In the article JTAG and run-control API in BMCs for at-scale debug, I described how embedding the Intel ITP run-control library down on a service processor provides for a rich set of target-based functions for debug forensics. How might this apply to reading MSRs, such as the ones created to address Spectre and Meltdown?
The two general categories of vulnerabilities involving processor speculative execution, ominously named Spectre and Meltdown, have received a lot of media attention lately. Speculative execution allows CPUs to perform some functions ahead of time, speeding up routine tasks. The problem with speculative execution is that it introduces vulnerabilities that, at least in principle and as an example, allows hackers to retrieve kernel data that user applications normally would not have access to.
As of the time of this writing, there have been numerous malware samples exploiting these vulnerabilities found in the wild (http://www.tomshardware.com/news/meltdown-spectre-malware-found-fortinet,36439.html). And the status of microcode patches and their impact on performance is still unstable and a work-in-progress; there is some level of performance hit, and it can take some time for OS and system vendors to deliver the needed patches; and some platforms, especially older ones, may never receive them. Patches have been applied and then pulled back based on causing more trouble than what they are worth. But what really fascinates me about the work going on behind the scenes is the use of model specific registers, or MSRs for short, on x86 platforms, to mitigate the threat.
An example of Intel’s plan currently is to have future processors advertise that they control speculative execution by setting a flag called the IBRS_ALL bit. IBRS refers to Indirect Branch Restricted Speculation, one of three new hardware patches Intel is offering as CPU microcode updates, in addition to the mitigation created by Google called retpoline. CPUs need this microcode from Intel to fully mitigate Spectre on Intel CPUs.
IBRS, along with Single Thread Indirect Branch Predictors (STIBP) and Indirect Branch Predictor Barrier (IBPB), prevent a potential attacker or malware from abusing branch prediction to read memory it shouldn't – such as passwords or other sensitive information out of protected kernel memory.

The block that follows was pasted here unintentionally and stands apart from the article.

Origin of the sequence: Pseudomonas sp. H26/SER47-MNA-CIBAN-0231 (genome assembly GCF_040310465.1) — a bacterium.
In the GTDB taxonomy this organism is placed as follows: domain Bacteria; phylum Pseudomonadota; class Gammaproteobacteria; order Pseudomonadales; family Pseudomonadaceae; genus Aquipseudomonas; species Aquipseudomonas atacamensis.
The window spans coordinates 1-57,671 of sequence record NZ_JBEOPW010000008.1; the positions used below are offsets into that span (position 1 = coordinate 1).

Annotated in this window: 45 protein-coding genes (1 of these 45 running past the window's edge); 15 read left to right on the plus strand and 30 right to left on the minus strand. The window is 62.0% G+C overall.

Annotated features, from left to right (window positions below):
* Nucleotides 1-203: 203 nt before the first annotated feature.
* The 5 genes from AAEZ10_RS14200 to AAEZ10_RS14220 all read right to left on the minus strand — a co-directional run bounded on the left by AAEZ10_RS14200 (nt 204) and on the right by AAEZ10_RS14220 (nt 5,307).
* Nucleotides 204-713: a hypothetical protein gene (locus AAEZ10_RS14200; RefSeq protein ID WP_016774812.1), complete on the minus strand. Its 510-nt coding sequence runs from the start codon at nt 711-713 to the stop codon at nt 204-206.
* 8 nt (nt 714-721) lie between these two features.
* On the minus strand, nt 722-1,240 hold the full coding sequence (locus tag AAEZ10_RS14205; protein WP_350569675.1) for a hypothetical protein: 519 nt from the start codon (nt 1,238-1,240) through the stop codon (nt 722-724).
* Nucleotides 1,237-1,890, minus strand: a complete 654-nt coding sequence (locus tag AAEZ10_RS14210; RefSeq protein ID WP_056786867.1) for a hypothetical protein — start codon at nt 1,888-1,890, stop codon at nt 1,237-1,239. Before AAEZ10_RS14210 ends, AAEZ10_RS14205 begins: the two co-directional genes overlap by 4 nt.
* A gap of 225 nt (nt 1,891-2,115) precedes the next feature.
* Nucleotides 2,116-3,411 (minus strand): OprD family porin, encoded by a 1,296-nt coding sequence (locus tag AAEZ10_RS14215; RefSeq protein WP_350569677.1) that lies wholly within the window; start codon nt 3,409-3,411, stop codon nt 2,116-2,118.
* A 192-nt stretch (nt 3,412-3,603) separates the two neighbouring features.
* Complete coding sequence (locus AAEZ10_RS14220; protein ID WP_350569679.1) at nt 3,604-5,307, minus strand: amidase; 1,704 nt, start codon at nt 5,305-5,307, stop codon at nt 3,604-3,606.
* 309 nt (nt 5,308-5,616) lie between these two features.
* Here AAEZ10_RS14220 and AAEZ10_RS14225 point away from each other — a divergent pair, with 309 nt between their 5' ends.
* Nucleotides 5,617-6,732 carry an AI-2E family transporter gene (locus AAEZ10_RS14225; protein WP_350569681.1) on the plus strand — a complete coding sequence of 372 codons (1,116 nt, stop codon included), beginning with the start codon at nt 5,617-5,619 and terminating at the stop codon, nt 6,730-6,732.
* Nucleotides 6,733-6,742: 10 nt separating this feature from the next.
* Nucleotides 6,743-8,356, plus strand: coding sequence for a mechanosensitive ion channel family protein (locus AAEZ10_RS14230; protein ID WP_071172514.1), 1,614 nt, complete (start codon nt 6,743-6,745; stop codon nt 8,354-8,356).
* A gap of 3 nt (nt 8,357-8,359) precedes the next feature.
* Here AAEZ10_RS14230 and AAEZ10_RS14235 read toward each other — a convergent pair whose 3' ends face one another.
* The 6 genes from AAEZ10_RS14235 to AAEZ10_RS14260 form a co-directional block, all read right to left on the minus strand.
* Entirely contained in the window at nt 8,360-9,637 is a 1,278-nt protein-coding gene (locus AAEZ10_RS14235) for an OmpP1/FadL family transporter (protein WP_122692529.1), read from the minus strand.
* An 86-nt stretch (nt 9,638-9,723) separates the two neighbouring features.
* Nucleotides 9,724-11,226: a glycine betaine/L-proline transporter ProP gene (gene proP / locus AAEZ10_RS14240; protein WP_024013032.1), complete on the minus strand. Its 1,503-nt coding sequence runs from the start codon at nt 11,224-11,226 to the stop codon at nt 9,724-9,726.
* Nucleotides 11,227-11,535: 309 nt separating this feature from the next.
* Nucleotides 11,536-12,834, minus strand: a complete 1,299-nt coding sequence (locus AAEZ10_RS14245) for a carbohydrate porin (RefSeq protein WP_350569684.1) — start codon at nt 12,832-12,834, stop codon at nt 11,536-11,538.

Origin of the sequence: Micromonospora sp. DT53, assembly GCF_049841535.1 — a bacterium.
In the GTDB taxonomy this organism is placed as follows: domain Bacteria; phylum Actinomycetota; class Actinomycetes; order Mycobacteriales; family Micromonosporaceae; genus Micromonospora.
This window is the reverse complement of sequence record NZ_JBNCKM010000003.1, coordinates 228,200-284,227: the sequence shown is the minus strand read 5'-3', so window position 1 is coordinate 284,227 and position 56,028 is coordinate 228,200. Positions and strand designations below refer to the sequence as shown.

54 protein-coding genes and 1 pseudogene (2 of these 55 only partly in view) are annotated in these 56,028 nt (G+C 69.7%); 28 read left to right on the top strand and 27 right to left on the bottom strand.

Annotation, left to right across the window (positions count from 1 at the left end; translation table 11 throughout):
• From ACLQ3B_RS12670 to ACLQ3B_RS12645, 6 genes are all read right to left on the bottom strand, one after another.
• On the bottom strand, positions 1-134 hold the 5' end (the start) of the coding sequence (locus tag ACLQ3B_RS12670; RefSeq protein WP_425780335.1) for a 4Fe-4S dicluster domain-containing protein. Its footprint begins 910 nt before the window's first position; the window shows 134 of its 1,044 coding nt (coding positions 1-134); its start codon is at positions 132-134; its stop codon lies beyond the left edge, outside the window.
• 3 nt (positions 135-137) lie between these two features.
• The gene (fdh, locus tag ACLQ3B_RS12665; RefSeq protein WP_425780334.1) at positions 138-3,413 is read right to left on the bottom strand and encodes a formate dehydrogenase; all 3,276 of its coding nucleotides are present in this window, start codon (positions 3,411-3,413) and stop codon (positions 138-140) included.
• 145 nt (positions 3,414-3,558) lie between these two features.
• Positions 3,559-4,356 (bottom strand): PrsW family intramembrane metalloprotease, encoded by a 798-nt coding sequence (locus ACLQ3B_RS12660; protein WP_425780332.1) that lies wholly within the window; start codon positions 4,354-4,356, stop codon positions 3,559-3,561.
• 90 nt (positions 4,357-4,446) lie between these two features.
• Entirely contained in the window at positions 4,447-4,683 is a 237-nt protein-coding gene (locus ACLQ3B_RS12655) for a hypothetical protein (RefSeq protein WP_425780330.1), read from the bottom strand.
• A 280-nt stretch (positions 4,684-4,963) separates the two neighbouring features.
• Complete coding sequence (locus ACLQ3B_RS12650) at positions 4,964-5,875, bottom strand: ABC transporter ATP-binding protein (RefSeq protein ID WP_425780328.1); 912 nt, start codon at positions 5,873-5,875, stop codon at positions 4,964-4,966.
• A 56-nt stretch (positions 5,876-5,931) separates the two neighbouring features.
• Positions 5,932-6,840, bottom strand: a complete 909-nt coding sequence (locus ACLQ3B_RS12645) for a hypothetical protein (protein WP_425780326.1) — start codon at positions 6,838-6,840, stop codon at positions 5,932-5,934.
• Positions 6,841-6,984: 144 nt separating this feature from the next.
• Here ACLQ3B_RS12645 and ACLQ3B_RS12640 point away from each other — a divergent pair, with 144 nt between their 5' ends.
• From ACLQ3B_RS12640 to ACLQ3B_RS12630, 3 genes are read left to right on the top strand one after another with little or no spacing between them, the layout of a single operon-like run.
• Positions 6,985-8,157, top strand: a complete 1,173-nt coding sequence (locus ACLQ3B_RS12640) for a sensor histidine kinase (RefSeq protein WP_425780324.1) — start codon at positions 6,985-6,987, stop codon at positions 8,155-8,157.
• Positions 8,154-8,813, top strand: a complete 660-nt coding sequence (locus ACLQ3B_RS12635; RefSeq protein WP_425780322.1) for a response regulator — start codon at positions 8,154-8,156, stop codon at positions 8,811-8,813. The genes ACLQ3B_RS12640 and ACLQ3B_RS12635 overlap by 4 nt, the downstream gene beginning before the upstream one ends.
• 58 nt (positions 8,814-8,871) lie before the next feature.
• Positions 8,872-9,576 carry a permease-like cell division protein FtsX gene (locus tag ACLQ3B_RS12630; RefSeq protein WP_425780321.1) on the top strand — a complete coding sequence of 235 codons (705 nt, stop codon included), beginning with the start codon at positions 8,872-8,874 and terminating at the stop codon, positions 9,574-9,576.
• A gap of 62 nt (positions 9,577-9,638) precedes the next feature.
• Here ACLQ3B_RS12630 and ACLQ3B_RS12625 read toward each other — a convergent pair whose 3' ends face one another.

A fascinating and in-depth description of these flags can be found in the Linux Kernel Mailing List, at https://patchwork.kernel.org/patch/10145335/. Some of these flags are described as follows:
cpuid ax=0x7, return rdx bit 26 to indicate presence of this feature
IA32_SPEC_CTRL (0x48) and IA32_PRED_CMD (0x49)
IA32_SPEC_CTRL, bit0 – Indirect Branch Restricted Speculation (IBRS)
IA32_PRED_CMD, bit0 – Indirect Branch Prediction Barrier (IBPB)
If IBRS is set, near returns and near indirect jumps/calls will not allow their predicted target address to be controlled by code that executed in a less privileged prediction mode before the IBRS mode was last written with a value of 1 or on another logical processor so long as all RSB entries from the previous less privileged prediction mode are overwritten.
Setting of IBPB ensures that earlier code's behavior does not control later indirect branch predictions. It is used when context switching to new untrusted address space. Unlike IBRS, it is a command MSR and does not retain its state.
* Thus a near indirect jump/call/return may be affected by code in a less privileged prediction mode that executed AFTER IBRS mode was last written with a value of 1.
* There is no need to clear IBRS before writing it with a value of 1. Unconditionally writing it with a value of 1 after the prediction mode change is sufficient.
As of the time of writing, the status of these microcode updates is unclear; BIOS updates have been issued instantiating the MSRs and patching microcode, and then been revoked. Some Intel Core and Xeon platforms have been updated and some have not. And the vulnerability goes back in time to Intel Sandy Bridge processors and earlier.
It would be interesting to observe, for example, the toggling of IBPB (MSR x’49’ bit 0) on a server in a meaningful code execution context. You would want to do this at a hardware level and below the level of the OS or VM, using either JTAG, or, if you didn’t need the code context, PECI.
JTAG could of course be the preferred method, as it allows execution of run-control functions (to view code execution, set breakpoints, single-step through code, etc.) combined with trace (to observe the effects of interrrupts, the Management Engine message flow, and even using Architecture Event Trace (AET) to observe the RDMSR and WRMSR functions). Intel x86 benchtop debuggers like ASSET’s SourcePoint product are ideal for such observations.
The challenge of the benchtop debuggers is that they typically have a 1-to-1 relationship between the debugging application on a PC, and the target. One server needs one PC with the debugger; two servers need two PCs and emulators; and so on. For a large scale observation of system behavior, “PC pollution” results with numerous PCs needed to debug and trace numerous targets.
But, if the debugging agent is embedded within the server, as with ASSET’s ScanWorks Embedded Diagnostics (SED) solution, there are no PCs required. This results in a truly “at-scale debug” (ASD) solution:
Imagine having an embedded debug agent able to trace code execution as well as trigger on MSR reads and writes in real-time down on the target, with no external intervention from cables, hardware probes, or other intrusive effects. This is the promise of SED. Read more about the technology in our SED Technical Overview (note: requires registration).